The growing consumer shame campaign in the West will have “dire social consequences,” said Carl-Johan Persson, CEO of one of the world’s largest H&M apparel chains. He argues that a “moratorium on consumption” will hinder the global fight against poverty – affected companies will no longer create jobs.
Persson said he was alarmed that the movement led by Greta Thunberg, which had initially called for the abandonment of air-polluting air flights, was spreading to other industries, including the one in which H&M operates.
“Many of them [activists] say that we need to stop doing some things – fly on an airplane, buy things. Yes, it can have an effect on the environment, but it will have terrible social consequences. We must reduce our environmental footprint. But at the same time, we must continue to create jobs, improve healthcare and take advantage of the other benefits of economic growth.”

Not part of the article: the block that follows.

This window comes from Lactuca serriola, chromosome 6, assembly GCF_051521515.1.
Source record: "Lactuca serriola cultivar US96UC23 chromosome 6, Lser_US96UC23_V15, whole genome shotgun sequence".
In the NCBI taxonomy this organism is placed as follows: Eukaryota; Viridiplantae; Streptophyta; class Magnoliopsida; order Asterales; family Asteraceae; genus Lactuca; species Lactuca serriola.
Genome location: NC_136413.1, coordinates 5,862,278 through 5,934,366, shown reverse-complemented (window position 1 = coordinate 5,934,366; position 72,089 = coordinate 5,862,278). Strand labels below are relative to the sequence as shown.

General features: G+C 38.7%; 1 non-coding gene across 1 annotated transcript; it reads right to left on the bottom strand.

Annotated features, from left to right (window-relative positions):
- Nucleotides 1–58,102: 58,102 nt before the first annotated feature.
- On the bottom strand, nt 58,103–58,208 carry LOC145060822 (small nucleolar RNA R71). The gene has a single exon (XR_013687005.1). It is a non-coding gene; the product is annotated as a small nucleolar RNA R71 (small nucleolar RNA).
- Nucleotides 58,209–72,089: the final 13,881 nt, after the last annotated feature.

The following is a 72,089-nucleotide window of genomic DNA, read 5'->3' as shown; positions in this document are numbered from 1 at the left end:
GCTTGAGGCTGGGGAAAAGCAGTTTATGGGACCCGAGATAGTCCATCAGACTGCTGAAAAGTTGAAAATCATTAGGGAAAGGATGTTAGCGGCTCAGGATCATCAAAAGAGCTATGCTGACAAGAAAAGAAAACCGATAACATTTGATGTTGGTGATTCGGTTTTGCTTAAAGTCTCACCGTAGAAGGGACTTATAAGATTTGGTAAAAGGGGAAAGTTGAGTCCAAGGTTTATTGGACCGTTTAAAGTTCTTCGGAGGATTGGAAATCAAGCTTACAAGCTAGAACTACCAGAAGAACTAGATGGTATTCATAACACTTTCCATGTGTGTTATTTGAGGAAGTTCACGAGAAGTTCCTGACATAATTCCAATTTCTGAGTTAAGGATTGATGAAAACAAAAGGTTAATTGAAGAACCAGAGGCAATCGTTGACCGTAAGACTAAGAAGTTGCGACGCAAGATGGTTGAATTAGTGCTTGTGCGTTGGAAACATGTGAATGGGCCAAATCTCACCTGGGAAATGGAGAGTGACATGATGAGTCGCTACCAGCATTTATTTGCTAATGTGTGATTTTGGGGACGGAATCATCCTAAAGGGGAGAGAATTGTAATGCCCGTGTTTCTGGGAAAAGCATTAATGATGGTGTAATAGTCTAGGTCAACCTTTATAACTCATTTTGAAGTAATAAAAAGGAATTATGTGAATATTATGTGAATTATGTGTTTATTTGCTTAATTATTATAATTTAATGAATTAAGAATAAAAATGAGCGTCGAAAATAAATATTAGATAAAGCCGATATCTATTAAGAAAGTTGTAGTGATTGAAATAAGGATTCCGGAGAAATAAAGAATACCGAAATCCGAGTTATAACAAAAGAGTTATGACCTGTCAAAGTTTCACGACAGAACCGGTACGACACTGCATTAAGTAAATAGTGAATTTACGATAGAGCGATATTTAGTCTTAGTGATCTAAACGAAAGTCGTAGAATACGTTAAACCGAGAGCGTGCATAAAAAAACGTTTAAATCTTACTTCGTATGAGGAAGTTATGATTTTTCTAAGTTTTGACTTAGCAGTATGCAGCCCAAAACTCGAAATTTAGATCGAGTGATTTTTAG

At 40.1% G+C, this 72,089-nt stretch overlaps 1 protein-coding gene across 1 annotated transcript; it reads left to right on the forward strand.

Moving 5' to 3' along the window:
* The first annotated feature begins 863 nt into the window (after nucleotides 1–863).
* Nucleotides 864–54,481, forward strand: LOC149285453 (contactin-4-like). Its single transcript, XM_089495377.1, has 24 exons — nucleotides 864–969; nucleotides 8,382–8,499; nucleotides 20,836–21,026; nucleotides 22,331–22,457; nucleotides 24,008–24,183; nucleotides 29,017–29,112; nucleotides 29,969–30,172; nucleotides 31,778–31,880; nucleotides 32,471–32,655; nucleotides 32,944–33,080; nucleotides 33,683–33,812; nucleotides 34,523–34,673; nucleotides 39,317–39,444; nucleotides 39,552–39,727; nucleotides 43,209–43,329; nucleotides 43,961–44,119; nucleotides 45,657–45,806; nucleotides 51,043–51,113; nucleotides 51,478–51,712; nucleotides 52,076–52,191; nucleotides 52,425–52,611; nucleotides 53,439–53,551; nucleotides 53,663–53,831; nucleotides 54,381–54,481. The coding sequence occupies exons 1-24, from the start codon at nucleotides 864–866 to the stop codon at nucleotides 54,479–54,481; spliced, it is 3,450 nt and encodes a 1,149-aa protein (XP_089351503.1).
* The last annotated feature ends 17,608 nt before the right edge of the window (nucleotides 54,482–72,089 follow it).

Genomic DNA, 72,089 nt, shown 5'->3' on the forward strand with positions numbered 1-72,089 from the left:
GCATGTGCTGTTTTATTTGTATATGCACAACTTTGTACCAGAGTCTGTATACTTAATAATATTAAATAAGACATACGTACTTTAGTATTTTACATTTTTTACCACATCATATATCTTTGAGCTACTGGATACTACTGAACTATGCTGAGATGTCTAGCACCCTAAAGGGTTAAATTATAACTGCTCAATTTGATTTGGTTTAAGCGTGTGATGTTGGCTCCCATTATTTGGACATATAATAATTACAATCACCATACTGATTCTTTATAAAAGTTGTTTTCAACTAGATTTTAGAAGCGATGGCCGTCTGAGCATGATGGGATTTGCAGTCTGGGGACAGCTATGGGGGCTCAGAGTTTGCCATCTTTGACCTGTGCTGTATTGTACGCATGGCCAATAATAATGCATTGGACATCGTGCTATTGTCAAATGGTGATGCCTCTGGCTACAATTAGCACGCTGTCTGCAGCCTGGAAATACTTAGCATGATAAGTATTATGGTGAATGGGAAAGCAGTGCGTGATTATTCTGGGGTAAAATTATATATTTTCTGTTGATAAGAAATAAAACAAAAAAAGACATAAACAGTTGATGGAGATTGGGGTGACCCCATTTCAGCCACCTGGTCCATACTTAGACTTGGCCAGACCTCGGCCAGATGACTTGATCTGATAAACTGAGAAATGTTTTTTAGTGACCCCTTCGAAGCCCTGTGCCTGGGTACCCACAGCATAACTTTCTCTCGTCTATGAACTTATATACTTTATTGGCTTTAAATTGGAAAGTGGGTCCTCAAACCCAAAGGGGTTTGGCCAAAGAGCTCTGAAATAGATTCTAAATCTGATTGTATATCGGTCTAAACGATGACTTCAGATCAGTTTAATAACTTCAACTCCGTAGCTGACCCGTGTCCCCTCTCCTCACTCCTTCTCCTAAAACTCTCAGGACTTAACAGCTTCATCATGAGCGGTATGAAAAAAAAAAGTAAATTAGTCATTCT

Low-cost apparel chains like H&M could be one of the main victims of the consumption reduction movement. The UN called one of the important factors of environmental damage caused by textile companies the development of fast fashion – the habits of consumers to the frequent purchase of inexpensive clothes. Clothing manufacturers, according to the UN, are responsible for 10% of greenhouse gas emissions.
The fast business has built the entire business of such world giants as H&M (brands H&M, Cos and others, revenue in 2018 of $ 23 billion) and Inditex (brand Zara, revenue in 2018 of € 26 billion).